Santa Fe Springs, CA (August 8, 2022) – The Greater Los Angeles County Vector Control District (GLACVCD/District) has confirmed 28 additional mosquito samples that tested positive for West Nile virus (WNV). This brings the total number of positive samples within the District’s service area to 63 this year. The new positive samples were collected from 11 different communities: Artesia, Cerritos, Hawaiian Gardens, La Habra Heights, Long Beach, Porter Ranch, Rowland Heights, San Fernando, Santa Fe Springs, South Whittier, and Tarzana.
West Nile virus is endemic to Los Angeles County, and warm temperatures can increase virus activity and mosquito populations. Visit VectorSurv Maps or WestNile.ca.gov for a comprehensive look at this year’s West Nile virus activity throughout Los Angeles County and Southern California.
“Mosquitoes can complete their life cycle in less than a week in a water source as small as a bottle cap,” said Mary-Joy Coburn, GLACVCD’s director of communications. “We urge all Angelenos to conduct routine property inspections for mosquito breeding sources, or contact the District to inspect and treat the source.”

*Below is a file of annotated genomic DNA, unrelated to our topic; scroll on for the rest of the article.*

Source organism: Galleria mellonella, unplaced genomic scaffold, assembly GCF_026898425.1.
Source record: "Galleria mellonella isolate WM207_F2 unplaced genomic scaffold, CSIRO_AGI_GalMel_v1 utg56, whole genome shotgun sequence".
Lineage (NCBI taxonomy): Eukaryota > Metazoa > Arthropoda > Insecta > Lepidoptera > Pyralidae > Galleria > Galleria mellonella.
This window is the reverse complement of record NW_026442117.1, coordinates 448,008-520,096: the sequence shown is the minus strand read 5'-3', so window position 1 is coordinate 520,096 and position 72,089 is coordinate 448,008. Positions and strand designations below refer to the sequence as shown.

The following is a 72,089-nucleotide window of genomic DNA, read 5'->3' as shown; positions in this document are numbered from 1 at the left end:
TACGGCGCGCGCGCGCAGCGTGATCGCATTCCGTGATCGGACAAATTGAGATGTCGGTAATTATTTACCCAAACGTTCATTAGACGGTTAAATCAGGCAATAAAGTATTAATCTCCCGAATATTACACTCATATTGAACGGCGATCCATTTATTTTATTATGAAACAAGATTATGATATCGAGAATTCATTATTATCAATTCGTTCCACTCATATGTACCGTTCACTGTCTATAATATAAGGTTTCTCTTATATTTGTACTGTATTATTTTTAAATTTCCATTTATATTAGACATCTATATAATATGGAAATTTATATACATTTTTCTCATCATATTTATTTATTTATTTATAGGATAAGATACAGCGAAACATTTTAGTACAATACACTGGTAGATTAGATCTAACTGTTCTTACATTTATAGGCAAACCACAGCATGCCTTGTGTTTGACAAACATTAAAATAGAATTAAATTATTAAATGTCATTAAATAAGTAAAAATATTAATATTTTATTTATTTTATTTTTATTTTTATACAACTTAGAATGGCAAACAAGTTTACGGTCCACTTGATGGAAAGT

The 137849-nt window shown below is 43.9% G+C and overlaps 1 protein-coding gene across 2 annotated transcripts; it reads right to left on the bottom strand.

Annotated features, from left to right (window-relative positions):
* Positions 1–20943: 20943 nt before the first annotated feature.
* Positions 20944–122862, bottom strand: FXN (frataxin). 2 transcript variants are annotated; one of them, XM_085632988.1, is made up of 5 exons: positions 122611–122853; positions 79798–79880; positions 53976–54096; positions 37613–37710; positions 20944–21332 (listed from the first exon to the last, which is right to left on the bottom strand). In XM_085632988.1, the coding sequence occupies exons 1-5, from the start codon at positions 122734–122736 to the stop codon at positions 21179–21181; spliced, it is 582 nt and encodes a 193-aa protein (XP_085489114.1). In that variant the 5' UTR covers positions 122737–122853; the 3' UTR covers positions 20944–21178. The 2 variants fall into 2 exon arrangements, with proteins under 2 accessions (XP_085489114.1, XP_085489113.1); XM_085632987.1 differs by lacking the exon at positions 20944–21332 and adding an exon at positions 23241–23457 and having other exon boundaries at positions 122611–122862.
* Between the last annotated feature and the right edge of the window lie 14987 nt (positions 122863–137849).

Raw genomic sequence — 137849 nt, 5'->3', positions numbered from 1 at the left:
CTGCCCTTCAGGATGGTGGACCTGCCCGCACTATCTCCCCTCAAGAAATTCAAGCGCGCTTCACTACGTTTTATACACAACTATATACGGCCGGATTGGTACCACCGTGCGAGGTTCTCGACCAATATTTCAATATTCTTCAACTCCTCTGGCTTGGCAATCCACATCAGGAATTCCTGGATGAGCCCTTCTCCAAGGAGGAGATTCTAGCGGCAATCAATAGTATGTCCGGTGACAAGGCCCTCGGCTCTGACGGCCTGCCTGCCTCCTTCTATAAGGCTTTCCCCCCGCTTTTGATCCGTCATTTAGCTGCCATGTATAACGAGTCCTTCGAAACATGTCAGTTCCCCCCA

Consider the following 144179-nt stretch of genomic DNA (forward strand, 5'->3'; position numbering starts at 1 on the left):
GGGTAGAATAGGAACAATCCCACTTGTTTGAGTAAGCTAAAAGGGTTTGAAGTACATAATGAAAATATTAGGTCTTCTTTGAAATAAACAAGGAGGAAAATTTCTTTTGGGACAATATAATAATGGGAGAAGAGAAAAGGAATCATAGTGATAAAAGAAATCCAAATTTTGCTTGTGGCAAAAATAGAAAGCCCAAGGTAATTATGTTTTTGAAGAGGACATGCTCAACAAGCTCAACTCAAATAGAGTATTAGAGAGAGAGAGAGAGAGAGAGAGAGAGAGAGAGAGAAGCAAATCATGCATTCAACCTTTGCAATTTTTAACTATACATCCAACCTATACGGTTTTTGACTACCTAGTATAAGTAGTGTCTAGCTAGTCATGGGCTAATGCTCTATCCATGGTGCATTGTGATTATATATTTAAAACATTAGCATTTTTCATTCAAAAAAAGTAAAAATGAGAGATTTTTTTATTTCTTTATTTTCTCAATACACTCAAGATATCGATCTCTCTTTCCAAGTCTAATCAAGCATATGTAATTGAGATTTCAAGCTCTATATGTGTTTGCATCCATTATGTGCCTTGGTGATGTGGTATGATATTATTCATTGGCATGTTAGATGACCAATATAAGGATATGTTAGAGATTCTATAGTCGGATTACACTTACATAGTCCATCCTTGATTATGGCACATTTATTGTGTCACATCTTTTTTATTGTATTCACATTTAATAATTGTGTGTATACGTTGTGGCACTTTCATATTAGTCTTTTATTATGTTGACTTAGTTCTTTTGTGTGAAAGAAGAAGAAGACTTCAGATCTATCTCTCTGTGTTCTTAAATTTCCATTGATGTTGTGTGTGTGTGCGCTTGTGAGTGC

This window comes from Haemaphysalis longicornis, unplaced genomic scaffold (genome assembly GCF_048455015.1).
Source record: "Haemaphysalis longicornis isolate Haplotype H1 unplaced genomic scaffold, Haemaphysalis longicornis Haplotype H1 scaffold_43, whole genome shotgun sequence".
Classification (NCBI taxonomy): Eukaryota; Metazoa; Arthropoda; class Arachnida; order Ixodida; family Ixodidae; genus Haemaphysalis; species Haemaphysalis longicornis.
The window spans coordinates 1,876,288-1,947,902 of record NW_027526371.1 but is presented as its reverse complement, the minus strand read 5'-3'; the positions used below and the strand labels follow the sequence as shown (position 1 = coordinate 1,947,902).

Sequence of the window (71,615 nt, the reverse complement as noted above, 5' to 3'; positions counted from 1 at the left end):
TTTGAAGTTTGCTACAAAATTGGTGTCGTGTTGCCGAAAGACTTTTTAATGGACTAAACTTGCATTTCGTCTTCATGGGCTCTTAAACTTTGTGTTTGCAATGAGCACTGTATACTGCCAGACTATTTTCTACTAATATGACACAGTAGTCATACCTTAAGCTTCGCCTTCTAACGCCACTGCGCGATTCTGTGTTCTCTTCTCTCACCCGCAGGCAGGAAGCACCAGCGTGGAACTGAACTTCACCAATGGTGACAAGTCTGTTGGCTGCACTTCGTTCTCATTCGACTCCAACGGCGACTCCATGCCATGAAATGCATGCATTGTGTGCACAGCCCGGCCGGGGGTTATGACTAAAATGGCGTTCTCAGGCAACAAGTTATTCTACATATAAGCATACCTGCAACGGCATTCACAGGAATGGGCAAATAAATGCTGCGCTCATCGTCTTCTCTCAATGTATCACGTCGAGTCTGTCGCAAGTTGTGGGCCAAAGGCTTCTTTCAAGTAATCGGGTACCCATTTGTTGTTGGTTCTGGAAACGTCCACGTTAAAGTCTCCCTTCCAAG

- Mosquito control is a shared responsibility and residents must take an active role in reducing the threat of WNV in their neighborhoods by taking these additional steps:
- Eliminate standing water in clogged rain gutters, rain barrels, discarded tires, buckets, watering troughs, or anything that holds water for more than a week.
- Change the water in pet dishes, bird baths, and other small containers weekly.
- Wear EPA-registered and CDC-recommended insect repellent when outdoors where mosquitoes may be present.
- Report neglected (green) swimming pools in your neighborhood to your vector control district.
- Share this information with your community to decrease mosquito populations.
Diana Garcia, Community Liaison | dgarcia@GLAmosquito.org | 562-967-9060
Mary-Joy Coburn, Director of Communications | mjcoburn@GLAmosquito.org | 562-944-9656